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Tuesday, December 29, 2015

Live Review: Singer Shawn Harris Stage-Dove the Shit out of The Matches' Show at the Fillmore Last Night

Posted By on Tue, Dec 29, 2015 at 2:00 PM

click to enlarge MIKE CHOUINARD
  • Mike Chouinard


The Matches
@ The Fillmore
December 28, 2015

"This one's for L3. Hey, be nice to each other — we're all 30."

Shawn Harris, the singer for The Matches, is addressing a crowd of mostly 30-somethings who are crowd surfing on a Monday night at The Fillmore. I don't mean one or two were lucky and brave enough to be hoisted on-stage by stranger's hands — it looked like at least 30 to 40 fans were being propelled onto the stage, whereupon they danced with the band a little before being ushered quickly away by security.

The Matches are a hometown Oakland band who picked up popularity in the early aughts before getting signed to Epitaph Records. They would book and promote local bands in Oakland's now defunct iMusicast, a youth community warehouse that would live stream shows and teach kids about band promotion and production. Their slogan and pithy mission statement, L3, stands for "Live, loud, and local." After the band amicably broke up in 2009, there was a reunion show in 2014 at The Fillmore which led to a tour of nine sold-out shows in the U.S. and a tour in Australia. Last night's show (and the show before it on Sunday), was further evidence that The Matches might be reuniting, although there was no definite indication that that was the case.

The support for those two nights, That Lying Bitch (members of Plain White T's) and Finish Ticket, were partially brought up in the scene that The Matches fostered. During Finish Ticket's set, their lead singer Brendan Hoye would stop in between every song to gush about The Matches. "They did so many great things for the music community here in the Bay Area," said Hoye. "I was a little young when it was all going down...They brought together so many different bands and different sounds." He let us know that The Matches' lead guitarist Jonathan Devoto used to drum for Finish Ticket before they found Gabe Stein. They closed out their own set with a thunderous rendition of "Bring The Rain" that had Hoye stalking the stage like a cagey wolf.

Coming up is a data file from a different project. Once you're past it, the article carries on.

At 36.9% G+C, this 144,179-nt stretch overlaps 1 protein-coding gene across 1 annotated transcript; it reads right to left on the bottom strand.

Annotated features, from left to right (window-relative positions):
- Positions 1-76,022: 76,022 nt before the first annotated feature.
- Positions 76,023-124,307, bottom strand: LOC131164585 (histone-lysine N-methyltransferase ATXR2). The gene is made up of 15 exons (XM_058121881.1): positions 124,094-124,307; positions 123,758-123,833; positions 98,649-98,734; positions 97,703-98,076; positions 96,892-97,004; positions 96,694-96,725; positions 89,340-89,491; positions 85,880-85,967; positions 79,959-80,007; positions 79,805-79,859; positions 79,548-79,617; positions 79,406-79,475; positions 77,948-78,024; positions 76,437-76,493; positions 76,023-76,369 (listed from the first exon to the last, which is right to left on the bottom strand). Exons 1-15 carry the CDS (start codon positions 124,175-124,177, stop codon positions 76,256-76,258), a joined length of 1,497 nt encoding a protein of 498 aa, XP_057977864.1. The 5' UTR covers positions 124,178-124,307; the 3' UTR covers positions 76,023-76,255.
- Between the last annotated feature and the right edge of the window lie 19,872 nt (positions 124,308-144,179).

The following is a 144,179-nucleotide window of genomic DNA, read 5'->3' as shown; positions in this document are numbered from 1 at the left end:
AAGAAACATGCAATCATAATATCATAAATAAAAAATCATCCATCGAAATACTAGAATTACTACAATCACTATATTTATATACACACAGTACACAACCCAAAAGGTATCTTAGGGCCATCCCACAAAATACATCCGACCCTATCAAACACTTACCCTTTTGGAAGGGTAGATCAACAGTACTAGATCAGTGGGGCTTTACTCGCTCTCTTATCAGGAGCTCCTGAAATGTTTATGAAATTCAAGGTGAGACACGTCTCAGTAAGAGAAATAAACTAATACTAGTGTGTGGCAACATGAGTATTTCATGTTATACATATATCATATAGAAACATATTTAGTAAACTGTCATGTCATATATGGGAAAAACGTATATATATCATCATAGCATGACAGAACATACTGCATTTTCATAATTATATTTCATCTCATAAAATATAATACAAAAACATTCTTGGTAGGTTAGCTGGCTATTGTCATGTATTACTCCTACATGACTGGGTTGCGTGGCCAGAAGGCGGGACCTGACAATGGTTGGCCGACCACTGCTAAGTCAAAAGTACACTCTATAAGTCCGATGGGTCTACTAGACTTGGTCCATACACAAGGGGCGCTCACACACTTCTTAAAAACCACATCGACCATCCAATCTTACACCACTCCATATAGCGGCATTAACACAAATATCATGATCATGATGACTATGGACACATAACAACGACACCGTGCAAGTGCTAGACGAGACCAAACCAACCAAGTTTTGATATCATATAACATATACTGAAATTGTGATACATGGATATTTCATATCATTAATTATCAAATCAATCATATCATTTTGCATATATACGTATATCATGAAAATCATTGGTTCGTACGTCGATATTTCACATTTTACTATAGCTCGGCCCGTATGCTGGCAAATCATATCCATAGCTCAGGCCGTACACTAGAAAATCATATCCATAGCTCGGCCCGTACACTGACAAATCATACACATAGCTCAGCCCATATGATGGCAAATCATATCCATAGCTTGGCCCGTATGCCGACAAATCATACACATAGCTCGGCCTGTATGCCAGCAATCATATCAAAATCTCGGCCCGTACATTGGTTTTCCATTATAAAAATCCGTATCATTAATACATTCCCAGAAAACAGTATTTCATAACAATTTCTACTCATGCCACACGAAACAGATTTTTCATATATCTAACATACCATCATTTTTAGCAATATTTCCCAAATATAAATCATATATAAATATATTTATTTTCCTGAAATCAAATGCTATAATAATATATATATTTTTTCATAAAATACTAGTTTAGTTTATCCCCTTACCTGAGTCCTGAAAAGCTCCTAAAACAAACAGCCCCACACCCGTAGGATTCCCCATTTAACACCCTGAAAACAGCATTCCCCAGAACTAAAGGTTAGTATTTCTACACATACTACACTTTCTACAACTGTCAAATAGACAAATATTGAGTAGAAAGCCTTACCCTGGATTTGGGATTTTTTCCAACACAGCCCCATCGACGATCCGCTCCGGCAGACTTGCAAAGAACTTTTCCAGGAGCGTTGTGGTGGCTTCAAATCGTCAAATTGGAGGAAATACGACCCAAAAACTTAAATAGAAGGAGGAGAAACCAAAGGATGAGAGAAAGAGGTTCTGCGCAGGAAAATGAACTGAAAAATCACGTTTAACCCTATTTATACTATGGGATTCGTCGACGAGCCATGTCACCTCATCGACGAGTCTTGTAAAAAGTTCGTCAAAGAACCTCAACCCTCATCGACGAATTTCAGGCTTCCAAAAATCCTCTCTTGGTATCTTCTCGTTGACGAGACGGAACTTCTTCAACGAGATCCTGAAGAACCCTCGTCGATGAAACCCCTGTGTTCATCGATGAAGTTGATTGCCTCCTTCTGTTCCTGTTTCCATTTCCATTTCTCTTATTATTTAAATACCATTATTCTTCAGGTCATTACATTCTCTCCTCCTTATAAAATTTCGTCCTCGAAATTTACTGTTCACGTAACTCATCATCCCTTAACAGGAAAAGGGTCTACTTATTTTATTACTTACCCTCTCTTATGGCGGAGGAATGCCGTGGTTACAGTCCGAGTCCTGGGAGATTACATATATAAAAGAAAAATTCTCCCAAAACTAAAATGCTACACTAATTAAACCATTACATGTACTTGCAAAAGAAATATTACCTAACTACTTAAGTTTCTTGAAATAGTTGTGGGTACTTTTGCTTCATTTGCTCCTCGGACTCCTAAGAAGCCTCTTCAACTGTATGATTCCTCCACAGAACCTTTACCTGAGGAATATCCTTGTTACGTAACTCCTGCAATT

It's rare to get a VIP pass when you're on the press list for a show, so when one was handed to me at will call I had no idea where it would lead. After Finish Ticket's set I decided to investigate. I asked a security guard on the ground level and, after he tried to decipher the color of my badge, he let me pass a curtain where I immediately ran into Finish Ticket packing up their gear. I darted up a stairway and realized I had accidentally snuck backstage. Whoops. A huge case of impostor syndrome immediately hit, so I slipped away 10 minutes later. A few minutes before a show is not the right time for press to get in the way.

Shawn Harris of the The Matches began the set wedged between fans in the middle of the audience before crowd surfing up to the stage. Throughout the night, Harris stage dived and crowd surfed on a continual basis. A sound tech held his mic cable from the edge of the stage, fed him line, and eventually fished him back from the masses of hands.

The Matches started their set with one of their newest songs, "Life of a Match" and then moved onto "Jack Slap Cheer" off of their 2004 release E. Von Dahl Killed The Locals. While Harris was crowd surfing, a mosh pit opened up in the middle of the room instead of the front to give him space. I was worried that the audience's enthusiasm would noticeably swell and ebb when newer material was played, but, aside from a few moments of chatter during slower songs, that didn't seem to be the case.
During "Audio Blood," a nearby friend motioned for me to kneel. I looked around and the entire audience was crouching without any verbal signal from a band member. We did this while the lyrics "this is how we bleed and not go" were whispered. Some of the bands who were a part of the L3 movement were in the audience: I the Mighty, Dizzy Balloon, The Soft White Sixties. The entirety of Finish Ticket decided to crowd surf on-stage a few times, and pulled out a few air guitar moves. Yes, it was dorky. But it was also sweet.

Encores get on my nerves. Not because I don't want to hear two or three more songs, but because of the predictable tradition of it all. It's almost embarrassing if the headliner doesn't get called back out. So when The Matches were begged for a second encore and they came through with "Sick Little Suicide," I was impressed. During the first encore, security threw tortilla chips at the audience and everywhere on the stage, as a sort of cheeky nacho homage to when many of The Matches members worked at The Fillmore. After "Sick Little Suicide," a sound tech swooped each mic to let the audience know it was finally time to head home.
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Valerie Veteto

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